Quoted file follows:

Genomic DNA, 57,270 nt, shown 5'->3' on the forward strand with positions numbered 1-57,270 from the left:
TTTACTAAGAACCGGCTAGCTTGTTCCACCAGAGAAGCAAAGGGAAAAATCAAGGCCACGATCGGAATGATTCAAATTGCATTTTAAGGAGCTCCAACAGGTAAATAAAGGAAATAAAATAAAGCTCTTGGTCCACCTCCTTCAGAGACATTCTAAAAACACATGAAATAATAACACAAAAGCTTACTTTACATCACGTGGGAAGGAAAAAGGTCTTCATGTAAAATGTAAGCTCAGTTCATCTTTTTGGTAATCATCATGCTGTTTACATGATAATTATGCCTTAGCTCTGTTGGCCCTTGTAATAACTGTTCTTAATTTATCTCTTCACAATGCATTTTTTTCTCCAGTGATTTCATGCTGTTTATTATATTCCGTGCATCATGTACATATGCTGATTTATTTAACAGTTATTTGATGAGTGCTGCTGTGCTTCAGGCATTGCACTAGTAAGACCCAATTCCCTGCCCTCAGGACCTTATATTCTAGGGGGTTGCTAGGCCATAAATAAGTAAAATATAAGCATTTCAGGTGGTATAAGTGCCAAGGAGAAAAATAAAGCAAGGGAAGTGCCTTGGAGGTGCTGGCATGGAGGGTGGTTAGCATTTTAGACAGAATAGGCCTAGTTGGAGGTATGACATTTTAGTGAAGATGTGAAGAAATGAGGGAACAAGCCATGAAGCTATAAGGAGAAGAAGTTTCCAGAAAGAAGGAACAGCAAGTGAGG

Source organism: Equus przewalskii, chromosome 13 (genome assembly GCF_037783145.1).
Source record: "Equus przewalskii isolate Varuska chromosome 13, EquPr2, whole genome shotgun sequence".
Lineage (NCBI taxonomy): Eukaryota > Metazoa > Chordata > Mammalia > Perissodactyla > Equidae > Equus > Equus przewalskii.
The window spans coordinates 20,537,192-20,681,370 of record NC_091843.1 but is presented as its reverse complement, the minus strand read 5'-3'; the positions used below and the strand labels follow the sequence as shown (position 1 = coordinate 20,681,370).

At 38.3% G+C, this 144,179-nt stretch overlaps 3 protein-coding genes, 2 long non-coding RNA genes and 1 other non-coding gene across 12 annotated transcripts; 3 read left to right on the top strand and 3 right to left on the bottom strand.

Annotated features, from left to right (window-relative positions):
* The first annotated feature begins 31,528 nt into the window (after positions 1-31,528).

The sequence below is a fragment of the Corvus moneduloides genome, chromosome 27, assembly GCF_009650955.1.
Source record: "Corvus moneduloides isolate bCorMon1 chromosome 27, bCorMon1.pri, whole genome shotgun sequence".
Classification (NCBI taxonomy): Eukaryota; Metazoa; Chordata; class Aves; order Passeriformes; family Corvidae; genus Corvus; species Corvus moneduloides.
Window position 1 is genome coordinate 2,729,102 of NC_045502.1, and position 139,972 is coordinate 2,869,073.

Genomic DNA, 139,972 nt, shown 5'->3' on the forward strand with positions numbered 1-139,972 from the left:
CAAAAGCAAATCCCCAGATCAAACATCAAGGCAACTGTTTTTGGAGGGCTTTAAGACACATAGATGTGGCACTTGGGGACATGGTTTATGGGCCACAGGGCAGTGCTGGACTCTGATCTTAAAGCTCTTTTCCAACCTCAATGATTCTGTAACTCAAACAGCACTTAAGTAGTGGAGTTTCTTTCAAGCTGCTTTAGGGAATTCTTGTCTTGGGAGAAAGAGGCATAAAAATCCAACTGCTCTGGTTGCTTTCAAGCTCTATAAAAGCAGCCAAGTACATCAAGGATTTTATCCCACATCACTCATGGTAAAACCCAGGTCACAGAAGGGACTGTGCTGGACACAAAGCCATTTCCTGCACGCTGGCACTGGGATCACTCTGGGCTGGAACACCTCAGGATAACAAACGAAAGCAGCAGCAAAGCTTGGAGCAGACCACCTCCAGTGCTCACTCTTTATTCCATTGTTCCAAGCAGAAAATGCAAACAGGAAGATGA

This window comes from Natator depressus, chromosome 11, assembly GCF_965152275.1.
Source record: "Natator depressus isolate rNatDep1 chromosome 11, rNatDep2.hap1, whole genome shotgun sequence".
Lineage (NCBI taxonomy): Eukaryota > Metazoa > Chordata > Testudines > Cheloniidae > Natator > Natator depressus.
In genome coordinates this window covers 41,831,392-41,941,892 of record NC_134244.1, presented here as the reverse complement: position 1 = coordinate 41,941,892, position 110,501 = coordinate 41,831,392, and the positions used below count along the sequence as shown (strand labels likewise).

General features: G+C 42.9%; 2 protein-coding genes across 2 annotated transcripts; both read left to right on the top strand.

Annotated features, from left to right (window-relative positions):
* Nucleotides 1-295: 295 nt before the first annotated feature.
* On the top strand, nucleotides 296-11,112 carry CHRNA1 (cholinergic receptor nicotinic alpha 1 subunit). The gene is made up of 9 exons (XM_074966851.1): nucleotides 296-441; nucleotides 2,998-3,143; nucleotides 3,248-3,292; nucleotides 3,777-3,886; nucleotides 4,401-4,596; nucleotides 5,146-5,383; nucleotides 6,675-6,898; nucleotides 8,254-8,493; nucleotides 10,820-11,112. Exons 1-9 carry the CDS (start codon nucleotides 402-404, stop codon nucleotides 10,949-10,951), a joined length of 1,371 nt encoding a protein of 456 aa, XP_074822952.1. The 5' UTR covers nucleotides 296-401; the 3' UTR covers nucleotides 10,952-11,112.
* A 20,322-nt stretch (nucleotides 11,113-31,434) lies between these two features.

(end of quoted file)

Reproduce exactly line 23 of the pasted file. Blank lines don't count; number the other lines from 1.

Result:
* On the top strand, nucleotides 296-11,112 carry CHRNA1 (cholinergic receptor nicotinic alpha 1 subunit). The gene is made up of 9 exons (XM_074966851.1): nucleotides 296-441; nucleotides 2,998-3,143; nucleotides 3,248-3,292; nucleotides 3,777-3,886; nucleotides 4,401-4,596; nucleotides 5,146-5,383; nucleotides 6,675-6,898; nucleotides 8,254-8,493; nucleotides 10,820-11,112. Exons 1-9 carry the CDS (start codon nucleotides 402-404, stop codon nucleotides 10,949-10,951), a joined length of 1,371 nt encoding a protein of 456 aa, XP_074822952.1. The 5' UTR covers nucleotides 296-401; the 3' UTR covers nucleotides 10,952-11,112.